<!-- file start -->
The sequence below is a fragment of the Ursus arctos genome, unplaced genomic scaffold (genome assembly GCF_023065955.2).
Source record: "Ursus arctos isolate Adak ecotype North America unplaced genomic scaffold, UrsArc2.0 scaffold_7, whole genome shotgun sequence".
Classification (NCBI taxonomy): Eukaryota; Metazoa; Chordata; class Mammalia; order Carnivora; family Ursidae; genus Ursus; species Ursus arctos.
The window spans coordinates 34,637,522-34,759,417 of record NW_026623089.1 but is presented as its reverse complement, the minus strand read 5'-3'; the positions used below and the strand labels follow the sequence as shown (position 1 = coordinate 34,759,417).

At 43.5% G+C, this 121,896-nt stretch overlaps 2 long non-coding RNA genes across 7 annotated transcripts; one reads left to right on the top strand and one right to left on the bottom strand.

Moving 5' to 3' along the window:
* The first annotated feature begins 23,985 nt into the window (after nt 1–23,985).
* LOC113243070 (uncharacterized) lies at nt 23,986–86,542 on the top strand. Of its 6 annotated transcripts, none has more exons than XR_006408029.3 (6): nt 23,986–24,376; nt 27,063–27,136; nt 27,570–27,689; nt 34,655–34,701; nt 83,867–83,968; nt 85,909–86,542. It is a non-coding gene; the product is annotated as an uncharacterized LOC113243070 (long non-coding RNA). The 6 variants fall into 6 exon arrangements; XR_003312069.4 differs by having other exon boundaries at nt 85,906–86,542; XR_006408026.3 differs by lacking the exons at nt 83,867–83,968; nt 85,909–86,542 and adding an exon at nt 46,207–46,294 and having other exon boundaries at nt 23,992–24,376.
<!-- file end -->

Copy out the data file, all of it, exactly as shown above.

The sequence below is a fragment of the Ursus arctos genome, unplaced genomic scaffold (genome assembly GCF_023065955.2).
Source record: "Ursus arctos isolate Adak ecotype North America unplaced genomic scaffold, UrsArc2.0 scaffold_7, whole genome shotgun sequence".
Classification (NCBI taxonomy): Eukaryota; Metazoa; Chordata; class Mammalia; order Carnivora; family Ursidae; genus Ursus; species Ursus arctos.
The window spans coordinates 34,637,522-34,759,417 of record NW_026623089.1 but is presented as its reverse complement, the minus strand read 5'-3'; the positions used below and the strand labels follow the sequence as shown (position 1 = coordinate 34,759,417).

At 43.5% G+C, this 121,896-nt stretch overlaps 2 long non-coding RNA genes across 7 annotated transcripts; one reads left to right on the top strand and one right to left on the bottom strand.

Moving 5' to 3' along the window:
* The first annotated feature begins 23,985 nt into the window (after nt 1–23,985).
* LOC113243070 (uncharacterized) lies at nt 23,986–86,542 on the top strand. Of its 6 annotated transcripts, none has more exons than XR_006408029.3 (6): nt 23,986–24,376; nt 27,063–27,136; nt 27,570–27,689; nt 34,655–34,701; nt 83,867–83,968; nt 85,909–86,542. It is a non-coding gene; the product is annotated as an uncharacterized LOC113243070 (long non-coding RNA). The 6 variants fall into 6 exon arrangements; XR_003312069.4 differs by having other exon boundaries at nt 85,906–86,542; XR_006408026.3 differs by lacking the exons at nt 83,867–83,968; nt 85,909–86,542 and adding an exon at nt 46,207–46,294 and having other exon boundaries at nt 23,992–24,376.